If the Minnesota Vikings are considering giving quarterback Kirk Cousins an extension this year, how much could it cost the team?
When it comes to what to do with quarterback Kirk Cousins this year, the Minnesota Vikings have a few options. In the end, it all comes down to the same three possibilities. The Vikings can trade cousins, give him an extension or find a way to let him play the last year of his current contract.
If Minnesota approaches the veteran quarterback about a possible contract extension, what kind of deal will the signalman seek?
Will Cousins be willing to take less money to help Vikings improve other areas on their roster, or will he look to make as much money as possible?
Extension for Kirk Cousins could end up costing Minnesota Vikings $40 million a year
This offseason, Minnesota won’t be the only NFL team to make a decision on a veteran quarterback. The Las Vegas Raiders will also try to figure out how much longer they want to roll with Derek Carr as the starting flagger.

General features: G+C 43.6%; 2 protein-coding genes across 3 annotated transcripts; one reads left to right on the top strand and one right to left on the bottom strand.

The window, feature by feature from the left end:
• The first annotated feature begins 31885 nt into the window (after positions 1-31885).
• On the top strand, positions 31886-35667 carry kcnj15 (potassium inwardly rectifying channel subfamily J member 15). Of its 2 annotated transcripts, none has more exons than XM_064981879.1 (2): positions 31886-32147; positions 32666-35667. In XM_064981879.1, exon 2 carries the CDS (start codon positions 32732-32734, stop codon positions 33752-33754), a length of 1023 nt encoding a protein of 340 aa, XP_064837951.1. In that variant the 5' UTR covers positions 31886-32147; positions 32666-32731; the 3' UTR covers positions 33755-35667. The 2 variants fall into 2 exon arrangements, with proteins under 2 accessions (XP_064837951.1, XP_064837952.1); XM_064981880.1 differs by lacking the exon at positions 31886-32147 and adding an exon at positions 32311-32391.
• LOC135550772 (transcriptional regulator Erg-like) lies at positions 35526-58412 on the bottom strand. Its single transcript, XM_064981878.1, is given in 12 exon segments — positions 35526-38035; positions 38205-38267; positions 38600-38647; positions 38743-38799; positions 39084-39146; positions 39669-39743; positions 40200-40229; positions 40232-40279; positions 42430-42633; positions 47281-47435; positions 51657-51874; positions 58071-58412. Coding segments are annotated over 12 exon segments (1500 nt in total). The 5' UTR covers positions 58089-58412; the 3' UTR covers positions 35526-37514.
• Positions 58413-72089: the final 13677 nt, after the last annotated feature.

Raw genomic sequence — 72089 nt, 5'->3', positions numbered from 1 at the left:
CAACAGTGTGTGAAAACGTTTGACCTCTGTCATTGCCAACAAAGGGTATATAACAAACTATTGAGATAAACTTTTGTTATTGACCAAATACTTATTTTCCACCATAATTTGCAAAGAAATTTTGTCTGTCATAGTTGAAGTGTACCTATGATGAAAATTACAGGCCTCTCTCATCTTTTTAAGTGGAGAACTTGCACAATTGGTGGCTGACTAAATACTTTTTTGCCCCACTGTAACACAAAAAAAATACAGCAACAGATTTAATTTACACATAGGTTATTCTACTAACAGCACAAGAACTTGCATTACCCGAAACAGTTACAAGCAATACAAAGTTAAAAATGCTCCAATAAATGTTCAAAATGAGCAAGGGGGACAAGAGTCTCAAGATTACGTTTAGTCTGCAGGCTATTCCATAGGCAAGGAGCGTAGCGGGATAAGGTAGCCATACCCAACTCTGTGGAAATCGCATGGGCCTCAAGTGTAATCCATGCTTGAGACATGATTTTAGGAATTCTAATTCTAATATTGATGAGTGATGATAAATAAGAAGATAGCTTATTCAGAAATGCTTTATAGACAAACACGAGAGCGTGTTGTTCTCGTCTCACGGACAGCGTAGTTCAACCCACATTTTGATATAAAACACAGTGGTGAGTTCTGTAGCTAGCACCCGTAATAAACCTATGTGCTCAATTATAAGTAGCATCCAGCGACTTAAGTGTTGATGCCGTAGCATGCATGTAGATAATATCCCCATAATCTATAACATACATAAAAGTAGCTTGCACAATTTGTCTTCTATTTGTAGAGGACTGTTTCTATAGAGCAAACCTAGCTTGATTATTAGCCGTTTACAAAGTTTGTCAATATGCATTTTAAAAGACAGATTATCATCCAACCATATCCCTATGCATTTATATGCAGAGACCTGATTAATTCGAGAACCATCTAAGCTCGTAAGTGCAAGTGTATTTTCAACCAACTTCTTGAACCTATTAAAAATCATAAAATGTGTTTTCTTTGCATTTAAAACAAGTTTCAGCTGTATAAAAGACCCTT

Like Cousins, Carr’s current contract is due to expire in 2023, so he’s likely hoping to get an extension from the Raiders before becoming a free agent in a year’s time.
However, a contract extension for the Las Vegas quarterback should by no means come cheap. In fact, an extension for Carr could cost the Raiders around $40 million per season according to Vincent Bonsignore of the Las Vegas Review-Journal. Tuesday.
With most believing Cousins to be a similar, if not better, quarterback to Carr, that $40 million-a-year price tag will likely be close to what the Vikings passer will also be looking to earn from an extension. .
If that ends up being close to what Cousins is looking to make per season, it’s hard to imagine Minnesota’s new regime would be willing to pay that kind of money to the veteran quarterback.
The Vikings already have salary cap issues, and Cousins’ annual salary increase isn’t going to make things any easier when it comes to trying to fix holes in the team’s roster.
An extension that earns cousins $40 million a season doesn’t help Minnesota get closer to greatness, it only keeps them from being terrible